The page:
42 reviewers have gone to the trouble to rate our book, The Sunday Story Club, on Good Reads. As a writer, I’m grateful to each one – even the dud reviewers – because they have taken the time to read and think about our book and that is a big ask in our Click-Scroll-Click culture. I’m also intrigued by the maths that has given us a 3.71 STAR rating.
I am especially grateful to Jessica M’s review of The Sunday Story Club. Here is a brief extract:
‘Sometimes, it feels like you’re reading someone’s diary. You’re shocked, upset, or worried, but you also feel like you’ve been given access to someone’s private moments — someone’s well-kept secrets.’
One of the great joys of Posting on INSTAGRAM is coming across enthusiastic book groups with hilarious names. Boozy Book Babes is a favourite.
Here is the comment about The Sunday Story Club by the Boozy Book Babes on INSTAGRAM:
‘Beautiful cover! Would it be too ironic for our book club to read this book?’
Touché. The Sunday Story Club is like a book club without books. Whereas a book club asks ‘What do you read?’ in The Sunday Story Club we would ask ‘Why do you read?’ This last question opens up a different and deeper conversation. It is this deeper conversation that helps build connections beyond stereotypes.
We wrote The Sunday Story Club to encourage others to build connections through deeper conversations. It is these connections that create a community. Doris and I have been running a story salon for 5 years and have built a community based on empathy and understanding because we took the time to stop and listen, really listen without interruption, to others as they told their real-life stories of love, loss, and resilience.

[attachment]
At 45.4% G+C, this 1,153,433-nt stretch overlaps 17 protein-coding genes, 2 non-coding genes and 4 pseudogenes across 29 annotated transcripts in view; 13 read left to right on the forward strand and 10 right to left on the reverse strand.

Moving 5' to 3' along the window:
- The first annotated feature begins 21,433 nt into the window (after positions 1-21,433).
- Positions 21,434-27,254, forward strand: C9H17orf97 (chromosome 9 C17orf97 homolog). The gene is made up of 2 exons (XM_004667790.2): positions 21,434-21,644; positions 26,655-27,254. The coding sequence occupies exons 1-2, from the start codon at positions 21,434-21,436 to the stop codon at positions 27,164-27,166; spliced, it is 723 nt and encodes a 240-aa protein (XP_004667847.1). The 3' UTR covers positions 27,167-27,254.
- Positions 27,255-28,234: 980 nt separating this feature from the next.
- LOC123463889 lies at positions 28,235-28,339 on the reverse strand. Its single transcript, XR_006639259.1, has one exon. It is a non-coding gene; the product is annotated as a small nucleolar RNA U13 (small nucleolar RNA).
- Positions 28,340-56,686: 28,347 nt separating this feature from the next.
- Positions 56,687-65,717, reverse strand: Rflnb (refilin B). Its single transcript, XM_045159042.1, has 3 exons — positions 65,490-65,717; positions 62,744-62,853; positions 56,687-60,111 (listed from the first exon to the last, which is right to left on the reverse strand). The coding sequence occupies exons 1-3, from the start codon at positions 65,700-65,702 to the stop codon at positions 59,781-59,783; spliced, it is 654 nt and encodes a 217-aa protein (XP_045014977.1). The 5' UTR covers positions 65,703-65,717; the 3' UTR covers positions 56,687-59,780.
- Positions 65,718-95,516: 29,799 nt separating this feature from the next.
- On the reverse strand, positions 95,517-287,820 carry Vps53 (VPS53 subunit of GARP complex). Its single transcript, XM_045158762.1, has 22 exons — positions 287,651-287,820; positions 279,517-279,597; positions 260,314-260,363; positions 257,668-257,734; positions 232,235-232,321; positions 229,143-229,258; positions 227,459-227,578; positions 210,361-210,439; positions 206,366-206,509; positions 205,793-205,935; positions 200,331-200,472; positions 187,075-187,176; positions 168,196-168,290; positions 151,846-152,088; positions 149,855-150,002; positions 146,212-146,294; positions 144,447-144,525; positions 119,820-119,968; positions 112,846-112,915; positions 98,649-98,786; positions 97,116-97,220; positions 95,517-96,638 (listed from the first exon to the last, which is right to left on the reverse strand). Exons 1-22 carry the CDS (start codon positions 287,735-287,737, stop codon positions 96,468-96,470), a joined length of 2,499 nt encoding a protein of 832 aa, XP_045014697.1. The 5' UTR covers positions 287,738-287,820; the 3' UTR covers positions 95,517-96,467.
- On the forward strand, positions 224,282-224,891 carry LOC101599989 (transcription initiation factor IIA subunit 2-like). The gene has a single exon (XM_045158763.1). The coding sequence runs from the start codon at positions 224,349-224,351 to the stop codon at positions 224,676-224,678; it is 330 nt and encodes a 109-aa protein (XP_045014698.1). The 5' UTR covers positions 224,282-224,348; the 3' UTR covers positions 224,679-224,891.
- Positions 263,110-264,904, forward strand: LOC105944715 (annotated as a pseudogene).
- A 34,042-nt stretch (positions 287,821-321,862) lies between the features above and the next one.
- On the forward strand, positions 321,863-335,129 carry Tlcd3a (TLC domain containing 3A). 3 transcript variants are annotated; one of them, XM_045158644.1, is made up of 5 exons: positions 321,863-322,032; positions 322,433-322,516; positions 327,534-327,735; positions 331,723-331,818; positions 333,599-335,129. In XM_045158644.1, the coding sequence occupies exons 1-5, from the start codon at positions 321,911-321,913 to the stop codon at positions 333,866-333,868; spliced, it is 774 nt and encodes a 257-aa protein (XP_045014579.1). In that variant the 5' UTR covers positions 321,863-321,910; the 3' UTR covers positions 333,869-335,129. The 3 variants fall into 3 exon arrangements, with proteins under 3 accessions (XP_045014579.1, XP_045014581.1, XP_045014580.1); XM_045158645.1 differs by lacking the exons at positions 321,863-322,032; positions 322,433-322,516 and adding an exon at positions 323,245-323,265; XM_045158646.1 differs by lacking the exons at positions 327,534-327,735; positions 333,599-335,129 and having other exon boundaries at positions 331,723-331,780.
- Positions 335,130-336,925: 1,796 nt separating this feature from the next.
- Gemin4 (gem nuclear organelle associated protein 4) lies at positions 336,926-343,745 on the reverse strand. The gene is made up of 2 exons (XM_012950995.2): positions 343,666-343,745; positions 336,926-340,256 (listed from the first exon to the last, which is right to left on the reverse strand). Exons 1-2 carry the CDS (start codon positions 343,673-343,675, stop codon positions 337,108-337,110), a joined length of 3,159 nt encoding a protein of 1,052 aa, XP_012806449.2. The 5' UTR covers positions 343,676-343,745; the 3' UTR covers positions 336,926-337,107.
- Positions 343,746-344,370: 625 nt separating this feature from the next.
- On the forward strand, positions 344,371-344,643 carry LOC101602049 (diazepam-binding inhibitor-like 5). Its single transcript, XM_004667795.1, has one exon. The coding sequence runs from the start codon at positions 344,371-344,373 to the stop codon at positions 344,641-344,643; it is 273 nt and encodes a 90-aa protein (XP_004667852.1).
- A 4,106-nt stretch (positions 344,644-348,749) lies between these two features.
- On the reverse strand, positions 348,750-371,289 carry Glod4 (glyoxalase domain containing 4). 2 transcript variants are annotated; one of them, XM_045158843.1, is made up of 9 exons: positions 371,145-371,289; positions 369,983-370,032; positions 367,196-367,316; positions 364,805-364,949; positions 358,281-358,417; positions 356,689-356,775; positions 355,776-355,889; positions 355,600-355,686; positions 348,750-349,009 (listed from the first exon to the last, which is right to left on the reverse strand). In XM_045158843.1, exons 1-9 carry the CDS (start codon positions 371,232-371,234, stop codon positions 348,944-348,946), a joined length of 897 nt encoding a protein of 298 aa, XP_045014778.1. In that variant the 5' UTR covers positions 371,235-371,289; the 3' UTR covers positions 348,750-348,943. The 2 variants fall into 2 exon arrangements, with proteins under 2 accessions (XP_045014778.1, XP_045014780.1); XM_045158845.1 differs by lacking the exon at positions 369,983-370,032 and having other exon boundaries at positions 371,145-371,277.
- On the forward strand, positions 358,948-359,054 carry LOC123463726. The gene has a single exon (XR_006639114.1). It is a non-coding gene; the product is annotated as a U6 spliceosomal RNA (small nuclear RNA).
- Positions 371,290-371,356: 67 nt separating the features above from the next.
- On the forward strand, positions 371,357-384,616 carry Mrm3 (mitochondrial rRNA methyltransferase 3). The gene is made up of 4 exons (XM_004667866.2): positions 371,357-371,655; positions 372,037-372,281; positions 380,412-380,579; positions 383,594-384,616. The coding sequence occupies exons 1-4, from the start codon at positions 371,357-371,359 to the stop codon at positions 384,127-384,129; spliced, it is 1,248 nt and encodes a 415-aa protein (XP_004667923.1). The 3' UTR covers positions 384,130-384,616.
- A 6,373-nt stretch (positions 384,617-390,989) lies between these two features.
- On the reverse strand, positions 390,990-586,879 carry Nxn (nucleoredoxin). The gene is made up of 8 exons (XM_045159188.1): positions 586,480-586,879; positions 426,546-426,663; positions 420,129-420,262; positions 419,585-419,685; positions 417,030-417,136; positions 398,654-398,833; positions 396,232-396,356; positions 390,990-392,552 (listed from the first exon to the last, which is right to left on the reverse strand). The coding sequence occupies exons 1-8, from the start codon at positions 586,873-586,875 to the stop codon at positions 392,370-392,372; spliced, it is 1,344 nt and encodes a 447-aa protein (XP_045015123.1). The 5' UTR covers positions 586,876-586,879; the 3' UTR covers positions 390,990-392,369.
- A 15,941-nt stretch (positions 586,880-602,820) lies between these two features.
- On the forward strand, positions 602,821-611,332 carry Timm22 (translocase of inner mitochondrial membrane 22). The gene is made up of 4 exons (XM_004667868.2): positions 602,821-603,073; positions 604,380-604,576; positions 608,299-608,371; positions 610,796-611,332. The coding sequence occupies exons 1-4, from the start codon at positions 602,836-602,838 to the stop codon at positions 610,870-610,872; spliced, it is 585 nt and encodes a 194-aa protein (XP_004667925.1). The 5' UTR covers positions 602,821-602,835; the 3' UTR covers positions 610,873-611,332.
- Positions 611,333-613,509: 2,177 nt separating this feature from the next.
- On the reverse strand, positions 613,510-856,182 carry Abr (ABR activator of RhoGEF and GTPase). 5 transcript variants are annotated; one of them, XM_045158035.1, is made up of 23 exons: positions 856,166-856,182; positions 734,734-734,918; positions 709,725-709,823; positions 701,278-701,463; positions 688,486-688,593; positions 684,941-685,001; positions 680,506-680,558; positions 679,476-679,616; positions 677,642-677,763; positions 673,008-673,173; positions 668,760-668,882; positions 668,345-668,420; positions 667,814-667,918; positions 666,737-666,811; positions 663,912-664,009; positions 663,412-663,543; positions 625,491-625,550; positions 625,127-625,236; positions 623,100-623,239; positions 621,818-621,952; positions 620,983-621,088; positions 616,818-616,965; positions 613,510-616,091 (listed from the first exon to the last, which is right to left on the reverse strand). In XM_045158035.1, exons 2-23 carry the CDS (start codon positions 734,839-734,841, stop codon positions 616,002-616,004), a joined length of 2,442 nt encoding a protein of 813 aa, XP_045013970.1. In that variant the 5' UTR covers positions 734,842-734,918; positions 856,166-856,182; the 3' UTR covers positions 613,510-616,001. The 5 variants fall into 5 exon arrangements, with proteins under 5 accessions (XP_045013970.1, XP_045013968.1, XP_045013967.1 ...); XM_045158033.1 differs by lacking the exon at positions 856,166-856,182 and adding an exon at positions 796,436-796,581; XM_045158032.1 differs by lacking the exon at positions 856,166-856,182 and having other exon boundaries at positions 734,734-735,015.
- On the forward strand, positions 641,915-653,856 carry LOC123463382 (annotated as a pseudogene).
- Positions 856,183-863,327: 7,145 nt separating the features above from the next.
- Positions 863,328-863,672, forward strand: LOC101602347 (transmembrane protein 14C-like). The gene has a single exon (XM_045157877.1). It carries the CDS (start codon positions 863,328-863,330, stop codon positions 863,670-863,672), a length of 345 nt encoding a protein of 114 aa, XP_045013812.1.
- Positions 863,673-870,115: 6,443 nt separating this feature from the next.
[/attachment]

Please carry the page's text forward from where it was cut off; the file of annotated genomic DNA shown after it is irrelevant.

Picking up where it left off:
It seems appropriate to talk about community following an interview I did with Jeff Bullen on Community Radio RTR FM, Perth. Audio link here.
“This is an incredibly moving, revealing and profound collection of stories inspired by a series of ‘salon’ events for women. They are a raw insight into women’s lives – their secrets, hopes and disappointments; their loves and their losses. I couldn’t put it down.”
Sometimes when we tell our stories we travel down the same well-worn tracks. The questions in The Sunday Story Club are carefully crafted to sidestep the prepared narratives you use to explain your life experiences to yourself and others. In this way, you learn about your self.
My co-author, Doris Brett, and I spoke at the HAPPINESS AND ITS CAUSES Conference in Sydney in 2019.
Doris’s talk addresses the importance of face-to-face communication, explains why telling our stories out loud can help us understand ourselves, and shows how having deeper conversations can lead to insight into our life experiences and, ultimately, to wisdom. And I talk about the way to open up conversations by using more interesting questions.